September 29, 2023
JAKARTA – TikTok Indonesia has lamented the government’s recent decision to ban e-commerce transactions on social media platforms, saying that the move could jeopardize the livelihoods of millions who depend on the short-form video platform for income.
A new Trade Ministry regulation was enacted on Tuesday to ban social media platforms, including ByteDance’s TikTok, from acting as marketplaces for online transactions, restricting the platforms to the promotion of goods and services.
The move came following widespread complaints from offline sellers, particularly those that have shops across the country’s traditional markets, that their revenues have plummeted because of the growing reach of social media platforms as online marketplaces.
“We deeply regret [the government’s decision], especially how the decision will impact the livelihoods of six million sellers and seven million affiliated [content] creators that use TikTok shop,” a spokesperson for TikTok Indonesia said on Wednesday evening.
But the spokesperson also said that TikTok will ultimately “respect the regulations and laws” that apply in the country, and that the platform will instead be focusing its attention on a “more constructive path” going forward.
With 113 million users, TikTok is the third-most popular content-sharing platform in Indonesia. This makes the country home to the platform’s second-largest audience globally after the United States, accounting for more than half of its total audience in Southeast Asia.
Leveraging the platform’s meteoric rise in popularity, TikTok Shop had also become the fifth-largest e-commerce platform in Indonesia by the end of last year despite its recent launch a little more than two years ago, according to data from Singapore-based venture outfit Momentum Works.
TikTok chief executive Shou Zi Chew visited Jakarta in June where he pledged to pour billions of dollars into Southeast Asia in the coming years.
Speaking during a press conference on Wednesday, Trade Minister Zulkifli Hasan said that the new ministerial regulation – the first piece of legislation addressing online commerce in the country – was intended to ensure “fair” competition and the protection of users’ personal data.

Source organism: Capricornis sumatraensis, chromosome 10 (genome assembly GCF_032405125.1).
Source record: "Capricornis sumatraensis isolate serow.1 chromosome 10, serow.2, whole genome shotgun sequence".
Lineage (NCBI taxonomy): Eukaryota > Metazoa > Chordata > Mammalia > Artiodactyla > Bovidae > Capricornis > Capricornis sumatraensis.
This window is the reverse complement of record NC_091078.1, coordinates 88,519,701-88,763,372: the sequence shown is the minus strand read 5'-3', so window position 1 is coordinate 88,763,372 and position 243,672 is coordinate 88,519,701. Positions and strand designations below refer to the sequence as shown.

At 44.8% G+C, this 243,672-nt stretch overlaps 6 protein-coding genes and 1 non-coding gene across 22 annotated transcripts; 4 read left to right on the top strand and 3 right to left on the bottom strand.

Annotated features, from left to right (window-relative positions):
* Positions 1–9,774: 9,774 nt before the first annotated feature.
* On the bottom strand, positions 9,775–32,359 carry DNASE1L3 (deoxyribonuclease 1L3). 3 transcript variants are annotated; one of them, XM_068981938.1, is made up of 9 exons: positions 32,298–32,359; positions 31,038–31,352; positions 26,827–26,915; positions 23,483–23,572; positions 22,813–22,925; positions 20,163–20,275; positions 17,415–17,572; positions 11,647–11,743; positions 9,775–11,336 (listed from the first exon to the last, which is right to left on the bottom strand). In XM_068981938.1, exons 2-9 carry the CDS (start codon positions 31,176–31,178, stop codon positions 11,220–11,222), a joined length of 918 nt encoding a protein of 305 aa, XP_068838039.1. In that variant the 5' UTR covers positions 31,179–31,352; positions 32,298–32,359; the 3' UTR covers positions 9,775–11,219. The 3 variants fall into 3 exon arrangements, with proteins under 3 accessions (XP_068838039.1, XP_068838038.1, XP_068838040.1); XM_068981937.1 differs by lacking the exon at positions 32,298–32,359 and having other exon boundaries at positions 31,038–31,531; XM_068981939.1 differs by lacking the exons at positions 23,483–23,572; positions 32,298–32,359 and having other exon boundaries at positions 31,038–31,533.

“Commerce on digital platforms has grown so fast that [some aspects] were previously unregulated. Some countries have banned it outright, but we are regulating it,” Zulkifli said. “This regulation aims to create a fair, healthy and beneficial e-commerce ecosystem.”
The regulation, a copy of which was published on the Trade Ministry’s website, restricts social media platforms from facilitating payment transactions through their electronic systems.
“[We] cannot let social media [platforms] become e-commerce platforms, shops and banks all at the same time,” Zulkifli said, without mentioning TikTok or TikTok Shop directly.
Under the new regulation, sellers operating on online marketplaces must adhere to the legal requirements regarding licenses, quality standards, restricted products and tax regulations and obtain halal certification and Food and Drug Monitoring Agency (BPOM) permits.
The regulation also sets a minimum price of US$100 for certain foreign goods to be sold on e-commerce platforms.
Zulkifli said that a cyber monitoring team will be created to oversee the implementation of the regulations. The team will consist of officials from the Trade Ministry, the Finance Ministry, the Communications and Information Ministry, the Cooperatives and Small and Medium Enterprises Ministry, the Industry Ministry and the BPOM.
Sellers that violate the regulation will be given a written warning up to three times by the government, before any administrative sanction, including internet blocks, are applied.
The regulation came into effect after President Joko “Jokowi” Widodo convened on Monday a cabinet meeting to discuss issues related to e-commerce in the country.
The President has previously expressed concern about the growing reach and impact of TikTok Shop, claiming it adversely affected micro, small and medium enterprises (MSMEs) in the country. “TikTok should only be a social media [platform] and not a means of [conducting] business,” Jokowi said last week.
Some offline sellers at the Tanah Abang market in Jakarta applauded the government’s decision.
“The government should […] dare to innovate given the current situation, where markets are quiet like this,” said Stevanie Ahua, a 60-year-old wholesale denim jeans seller, AFP reported.
She said her revenue had dropped by 60 percent in recent months as buyers turned to online shops.
Others such as 29-year-old cookie baker Panji Made Agung in Bali said he was disappointed by the ban.
“For sellers like me, TikTok can be used for soft sales. We can become influencers and sellers at the same time,” he said, as reported by AFP.